To generate transgenic mice with osteoblasts that express dn-Runx2, dn-Runx2 cDNA (long form) was inserted into the mammalian expression vector pNASSβ (CLONTECH) by replacing the β-galactosidase gene at the Not I sites, and the 2.3-kb osteoblast-specific promoter region of mouse Col1a1 (Rossert et al.,1995) was inserted into pNASSβ at the XhoI site. The DNA fragment containing the 2.3-kb Col1a1 promoter, an intron from SV40, dn-Runx2 cDNA, and polyadenylation signal from SV40, was injected into the pronuclei of fertilized eggs from C57BL/6 X C3H F1 (B6C3H F1) mice. Transgene integration and expression were identified by Southern blot and Northern blot analyses, respectively, using the cDNA coding the runt domain of Runx2 as a probe. Transgenic lines were maintained in a B6C3H F1 background. The dn-Runx2 transgenic mice were mated with transgenic mice that expressed Runx2 under the control of the Col1a1 promoter (Liu et al.,2001) to generate Runx2/dn-Runx2 double transgenic mice. To investigate the effect of estrogen deficiency on bone, dn-Runx2 transgenic mice and their wild-type littermates at 4 months of age were ovariectomized or sham-operated and sacrificed at 5 weeks after the surgery. The urinary excretion of deoxypyridinoline was measured using an ELISA kit (Metra Biosystems). Results were expressed as deoxypyridinoline/creatinine (nmol/mmolCr). Prior to the study, all experiments were reviewed and approved by the Animal Care and Use Committee of Nagasaki University Graduate School of Biomedical Sciences.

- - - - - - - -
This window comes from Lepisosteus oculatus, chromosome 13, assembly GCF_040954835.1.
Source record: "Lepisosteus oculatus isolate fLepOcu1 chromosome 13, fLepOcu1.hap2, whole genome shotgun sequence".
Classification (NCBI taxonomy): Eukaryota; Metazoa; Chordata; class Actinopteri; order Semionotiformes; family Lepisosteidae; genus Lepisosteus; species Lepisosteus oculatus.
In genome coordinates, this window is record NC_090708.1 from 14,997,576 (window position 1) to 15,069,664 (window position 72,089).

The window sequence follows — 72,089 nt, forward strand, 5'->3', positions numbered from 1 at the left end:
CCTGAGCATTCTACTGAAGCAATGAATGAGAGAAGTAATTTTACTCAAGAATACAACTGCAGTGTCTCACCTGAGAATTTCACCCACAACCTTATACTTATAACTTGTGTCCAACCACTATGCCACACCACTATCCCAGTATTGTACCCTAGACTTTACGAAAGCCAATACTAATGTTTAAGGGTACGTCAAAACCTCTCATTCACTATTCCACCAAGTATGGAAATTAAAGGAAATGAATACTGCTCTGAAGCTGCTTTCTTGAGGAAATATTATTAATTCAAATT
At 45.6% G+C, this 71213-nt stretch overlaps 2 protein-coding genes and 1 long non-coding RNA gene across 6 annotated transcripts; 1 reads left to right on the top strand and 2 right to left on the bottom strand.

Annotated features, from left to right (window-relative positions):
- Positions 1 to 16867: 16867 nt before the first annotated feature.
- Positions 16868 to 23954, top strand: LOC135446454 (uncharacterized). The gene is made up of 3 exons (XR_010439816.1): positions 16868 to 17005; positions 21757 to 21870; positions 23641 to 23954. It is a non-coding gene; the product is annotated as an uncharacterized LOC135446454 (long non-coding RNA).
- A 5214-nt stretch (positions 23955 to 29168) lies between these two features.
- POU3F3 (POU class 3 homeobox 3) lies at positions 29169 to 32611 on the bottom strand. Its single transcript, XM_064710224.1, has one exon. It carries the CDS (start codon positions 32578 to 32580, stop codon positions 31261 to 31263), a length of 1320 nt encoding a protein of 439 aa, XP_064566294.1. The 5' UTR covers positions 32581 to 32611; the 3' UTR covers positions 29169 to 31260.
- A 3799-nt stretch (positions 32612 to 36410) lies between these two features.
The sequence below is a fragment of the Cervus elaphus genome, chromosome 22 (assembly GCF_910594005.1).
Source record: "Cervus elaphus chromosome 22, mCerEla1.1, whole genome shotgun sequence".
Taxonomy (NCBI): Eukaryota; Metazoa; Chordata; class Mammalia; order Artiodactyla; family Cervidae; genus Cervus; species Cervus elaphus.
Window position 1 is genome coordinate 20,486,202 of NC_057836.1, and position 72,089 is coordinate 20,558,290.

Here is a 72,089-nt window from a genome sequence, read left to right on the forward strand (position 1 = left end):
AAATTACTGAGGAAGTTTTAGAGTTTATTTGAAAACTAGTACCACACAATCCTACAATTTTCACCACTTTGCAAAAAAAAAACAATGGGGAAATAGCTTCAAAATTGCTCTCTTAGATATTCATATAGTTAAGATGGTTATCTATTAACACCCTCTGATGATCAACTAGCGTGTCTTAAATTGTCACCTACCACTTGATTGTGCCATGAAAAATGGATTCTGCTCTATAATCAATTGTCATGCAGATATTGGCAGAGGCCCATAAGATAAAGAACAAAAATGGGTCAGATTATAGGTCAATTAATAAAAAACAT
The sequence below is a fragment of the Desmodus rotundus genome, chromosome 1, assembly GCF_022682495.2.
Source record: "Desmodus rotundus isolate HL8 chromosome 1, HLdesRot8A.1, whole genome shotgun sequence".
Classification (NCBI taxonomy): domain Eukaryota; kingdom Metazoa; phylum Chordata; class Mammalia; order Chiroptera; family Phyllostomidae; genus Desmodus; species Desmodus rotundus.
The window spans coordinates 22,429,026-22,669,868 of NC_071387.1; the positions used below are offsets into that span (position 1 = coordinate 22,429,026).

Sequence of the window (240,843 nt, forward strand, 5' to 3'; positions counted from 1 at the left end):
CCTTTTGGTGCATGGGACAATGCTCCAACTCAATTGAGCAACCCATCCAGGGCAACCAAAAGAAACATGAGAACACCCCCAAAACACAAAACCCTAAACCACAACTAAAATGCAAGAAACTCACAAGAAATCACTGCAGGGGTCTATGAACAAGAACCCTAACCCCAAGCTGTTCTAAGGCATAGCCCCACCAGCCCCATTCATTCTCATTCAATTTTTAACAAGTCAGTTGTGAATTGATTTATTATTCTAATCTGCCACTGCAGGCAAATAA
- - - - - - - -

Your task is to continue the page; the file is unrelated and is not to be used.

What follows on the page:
Real-Time PCR and Northern Blot Analyses